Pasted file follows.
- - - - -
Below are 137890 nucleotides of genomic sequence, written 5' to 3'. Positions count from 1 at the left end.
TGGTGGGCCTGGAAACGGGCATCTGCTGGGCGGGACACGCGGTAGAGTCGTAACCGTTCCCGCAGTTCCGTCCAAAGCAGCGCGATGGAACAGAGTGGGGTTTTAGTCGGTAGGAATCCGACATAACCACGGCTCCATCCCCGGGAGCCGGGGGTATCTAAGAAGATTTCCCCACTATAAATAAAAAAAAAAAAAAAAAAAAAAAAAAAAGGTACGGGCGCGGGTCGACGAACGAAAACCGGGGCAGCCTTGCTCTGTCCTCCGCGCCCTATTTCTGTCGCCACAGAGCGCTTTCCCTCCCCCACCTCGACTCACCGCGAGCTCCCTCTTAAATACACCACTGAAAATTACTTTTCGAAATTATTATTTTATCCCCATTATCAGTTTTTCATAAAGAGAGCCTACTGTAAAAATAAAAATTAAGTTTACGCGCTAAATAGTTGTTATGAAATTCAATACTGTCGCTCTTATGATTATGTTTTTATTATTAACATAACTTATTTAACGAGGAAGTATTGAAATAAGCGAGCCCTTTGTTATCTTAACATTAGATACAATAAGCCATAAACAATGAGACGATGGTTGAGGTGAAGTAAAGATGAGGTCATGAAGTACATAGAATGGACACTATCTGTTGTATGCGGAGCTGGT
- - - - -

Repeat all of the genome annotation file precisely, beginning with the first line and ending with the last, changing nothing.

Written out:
Below are 137890 nucleotides of genomic sequence, written 5' to 3'. Positions count from 1 at the left end.
TGGTGGGCCTGGAAACGGGCATCTGCTGGGCGGGACACGCGGTAGAGTCGTAACCGTTCCCGCAGTTCCGTCCAAAGCAGCGCGATGGAACAGAGTGGGGTTTTAGTCGGTAGGAATCCGACATAACCACGGCTCCATCCCCGGGAGCCGGGGGTATCTAAGAAGATTTCCCCACTATAAATAAAAAAAAAAAAAAAAAAAAAAAAAAAAGGTACGGGCGCGGGTCGACGAACGAAAACCGGGGCAGCCTTGCTCTGTCCTCCGCGCCCTATTTCTGTCGCCACAGAGCGCTTTCCCTCCCCCACCTCGACTCACCGCGAGCTCCCTCTTAAATACACCACTGAAAATTACTTTTCGAAATTATTATTTTATCCCCATTATCAGTTTTTCATAAAGAGAGCCTACTGTAAAAATAAAAATTAAGTTTACGCGCTAAATAGTTGTTATGAAATTCAATACTGTCGCTCTTATGATTATGTTTTTATTATTAACATAACTTATTTAACGAGGAAGTATTGAAATAAGCGAGCCCTTTGTTATCTTAACATTAGATACAATAAGCCATAAACAATGAGACGATGGTTGAGGTGAAGTAAAGATGAGGTCATGAAGTACATAGAATGGACACTATCTGTTGTATGCGGAGCTGGT